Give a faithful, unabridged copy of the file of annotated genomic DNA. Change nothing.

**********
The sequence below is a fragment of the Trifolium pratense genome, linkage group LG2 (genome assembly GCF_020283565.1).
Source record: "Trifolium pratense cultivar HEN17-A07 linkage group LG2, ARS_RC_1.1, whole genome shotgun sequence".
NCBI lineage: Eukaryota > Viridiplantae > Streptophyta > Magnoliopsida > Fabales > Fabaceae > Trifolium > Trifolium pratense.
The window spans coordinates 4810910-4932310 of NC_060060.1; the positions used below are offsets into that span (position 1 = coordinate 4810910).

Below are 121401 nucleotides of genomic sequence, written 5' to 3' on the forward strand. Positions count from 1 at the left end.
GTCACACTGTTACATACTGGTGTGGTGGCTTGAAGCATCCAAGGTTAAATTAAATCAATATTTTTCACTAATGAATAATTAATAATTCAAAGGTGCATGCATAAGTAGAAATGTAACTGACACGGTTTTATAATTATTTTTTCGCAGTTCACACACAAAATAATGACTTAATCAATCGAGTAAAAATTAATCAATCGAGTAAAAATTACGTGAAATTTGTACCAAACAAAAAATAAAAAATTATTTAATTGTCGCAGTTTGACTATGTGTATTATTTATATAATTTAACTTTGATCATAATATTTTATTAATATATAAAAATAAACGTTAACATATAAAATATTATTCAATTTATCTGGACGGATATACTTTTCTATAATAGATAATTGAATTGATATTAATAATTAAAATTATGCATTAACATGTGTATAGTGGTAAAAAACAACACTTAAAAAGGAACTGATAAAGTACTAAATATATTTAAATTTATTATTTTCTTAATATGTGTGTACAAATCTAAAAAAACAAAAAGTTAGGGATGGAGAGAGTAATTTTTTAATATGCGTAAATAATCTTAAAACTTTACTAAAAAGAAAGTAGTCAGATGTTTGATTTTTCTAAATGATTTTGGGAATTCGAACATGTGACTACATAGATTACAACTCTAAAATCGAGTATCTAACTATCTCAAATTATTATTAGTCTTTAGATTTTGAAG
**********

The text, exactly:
The sequence below is a fragment of the Trifolium pratense genome, linkage group LG2 (genome assembly GCF_020283565.1).
Source record: "Trifolium pratense cultivar HEN17-A07 linkage group LG2, ARS_RC_1.1, whole genome shotgun sequence".
NCBI lineage: Eukaryota > Viridiplantae > Streptophyta > Magnoliopsida > Fabales > Fabaceae > Trifolium > Trifolium pratense.
The window spans coordinates 4810910-4932310 of NC_060060.1; the positions used below are offsets into that span (position 1 = coordinate 4810910).

Below are 121401 nucleotides of genomic sequence, written 5' to 3' on the forward strand. Positions count from 1 at the left end.
GTCACACTGTTACATACTGGTGTGGTGGCTTGAAGCATCCAAGGTTAAATTAAATCAATATTTTTCACTAATGAATAATTAATAATTCAAAGGTGCATGCATAAGTAGAAATGTAACTGACACGGTTTTATAATTATTTTTTCGCAGTTCACACACAAAATAATGACTTAATCAATCGAGTAAAAATTAATCAATCGAGTAAAAATTACGTGAAATTTGTACCAAACAAAAAATAAAAAATTATTTAATTGTCGCAGTTTGACTATGTGTATTATTTATATAATTTAACTTTGATCATAATATTTTATTAATATATAAAAATAAACGTTAACATATAAAATATTATTCAATTTATCTGGACGGATATACTTTTCTATAATAGATAATTGAATTGATATTAATAATTAAAATTATGCATTAACATGTGTATAGTGGTAAAAAACAACACTTAAAAAGGAACTGATAAAGTACTAAATATATTTAAATTTATTATTTTCTTAATATGTGTGTACAAATCTAAAAAAACAAAAAGTTAGGGATGGAGAGAGTAATTTTTTAATATGCGTAAATAATCTTAAAACTTTACTAAAAAGAAAGTAGTCAGATGTTTGATTTTTCTAAATGATTTTGGGAATTCGAACATGTGACTACATAGATTACAACTCTAAAATCGAGTATCTAACTATCTCAAATTATTATTAGTCTTTAGATTTTGAAG